Agents Answers - 2012
Agents Answers issue 143 February 2012
- End-of-year filing performance tips
- L letter availability for 2012
- Request for "D" list status for 2011 returns
- Changes to the 2012 IR3 agent run
- Deemed rate
- Land and zero-rating for GST
- Revised depreciation rates for chattels (residential rental property)
- Look-through companies and interest deductibility
- Clients affected by the Nelson floods
- Certificate of exemption from tax on schedular payments
- New ACC rates agreed by Cabinet
- An insight into binding rulings
- Requests for reassessments
7 February 2012: Terminal tax payments for the 2011 tax year are due for your clients who don't have an EOT.
31 March: Student loan repayments are due for overseas-based borrowers not on a repayment holiday.
Deadline for ratio option elections: Elections for the ratio option need to be to us by 31 March 2012 for clients with a 31 March balance date who want to use this method of calculating their provisional tax during 2012-13.
We can't process an election for using the ratio option for the tax year if we receive it after the year has already started.
Welcome to the first issue of Agents Answers for 2012. We hope you had a pleasant break. With only a few weeks until the end of the tax year we're all anticipating that you'll achieve 100% filing.
Now's definitely the time to review EOT clients who have yet to file their 2011 returns.
The AMBR1004 current year returns outstanding report sent in mid-December gave details of those who hadn't filed up to that point. This report can help identify any follow-up action you might need to take to reach your 100% target.
Be careful about linking clients close to the required filing date.
If a client is required to file a 2011 tax return and you link them close to 31 March 2012 but can't:
- file the return by 31 March 2012, or
- update the return as "not required"
then this client's outstanding return will affect your filing performance.
Please consider each case carefully before linking at this late stage so you can achieve the desired 100% filing performance. If necessary, talk to your agent account manager.
Each year we turn off the programme that issues L letters. This will happen for the 2012 year on Wednesday 15 February. From this date until early August 2012 you won't be able to request an L letter be sent to your client.
If you have clients who haven't given you their records and you'd like us to send them an L letter before 15 February 2012, you can request one by phoning 0800 456 678.
When an L letter is issued, the client is removed from your performance statistics until the return is filed. The return is still due by 31 March.
Where you have a client who is overseas you need to talk with your agent account manager about the options available as our L-letter system can't issue to an overseas address.
Do you need an extension of time to file your clients' 2011 income tax returns beyond 31 March 2012?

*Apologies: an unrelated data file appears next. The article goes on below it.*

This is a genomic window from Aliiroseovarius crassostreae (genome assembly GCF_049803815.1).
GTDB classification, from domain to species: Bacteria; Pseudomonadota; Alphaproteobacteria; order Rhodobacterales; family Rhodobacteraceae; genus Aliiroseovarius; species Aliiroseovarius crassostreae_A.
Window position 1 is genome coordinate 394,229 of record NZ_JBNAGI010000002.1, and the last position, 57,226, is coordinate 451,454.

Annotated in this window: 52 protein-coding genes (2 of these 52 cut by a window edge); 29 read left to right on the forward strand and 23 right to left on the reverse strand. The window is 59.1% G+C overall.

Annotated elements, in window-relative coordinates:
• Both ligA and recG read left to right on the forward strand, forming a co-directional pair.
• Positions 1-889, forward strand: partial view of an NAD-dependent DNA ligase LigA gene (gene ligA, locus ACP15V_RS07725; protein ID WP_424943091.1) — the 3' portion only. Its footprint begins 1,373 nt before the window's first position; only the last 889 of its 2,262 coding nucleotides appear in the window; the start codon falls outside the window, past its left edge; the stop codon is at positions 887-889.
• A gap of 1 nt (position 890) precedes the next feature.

Applications must be in writing and give full details of the reasons and the expected date the return will be filed. Individual applications may be made, but bulk applications can be made for groups of companies or entities through your agent account manager (AAM). We need to receive your applications by Friday 16 March 2012 to be able to process them by the last working day of March (Friday 30 March 2012).
The above date differs for Christchurch agents because of expected high demand for D status requests. Your applications need to be in by 9 March 2012.
Local sites can't process Large Enterprise clients, nor can your AAM. In these cases please send your applications to email@example.com.
Changes to the 2012 return season mean we'll send you information differently.
Until now you've received either paper IR3A returns or a letter for each client with the document lodgement number (DLN) to file online.
From the 2012 income year you'll no longer receive IR3A paper returns, instead we'll send you a schedule of DLN numbers for all your clients. The schedule will provide a full list of your clients, including each client's name, IRD number, address, phone number and bank account number. This also includes those you've E-Filed returns for in the past.
If you require a paper return, download the Individual tax return for use by tax agents 2011 IR3A or request a copy by calling our self-service on 0800 257 777.
The deemed rate of return for taxing foreign investment fund interests has been set at 8.52% for the 2010-11 income year, down from 9.12% for the previous year.
We've been asked whether having a written statement means a supply that consists wholly or partly of land is to be zero-rated and whether, in the absence of a written statement, the supply should be standard rated.
Section 11(1)mb of the Goods and Services Tax Act 1985 (GST Act) provides that a supply which consists wholly or partly of land will be zero-rated when the supply:
- is made by a registered person to another registered person who acquires the goods with the intention of using them for making taxable supplies, and
- isn't a supply of land intended to be used as a principal place of residence of the recipient of the supply or a person associated with them under section 2A(1)(c) of the GST Act.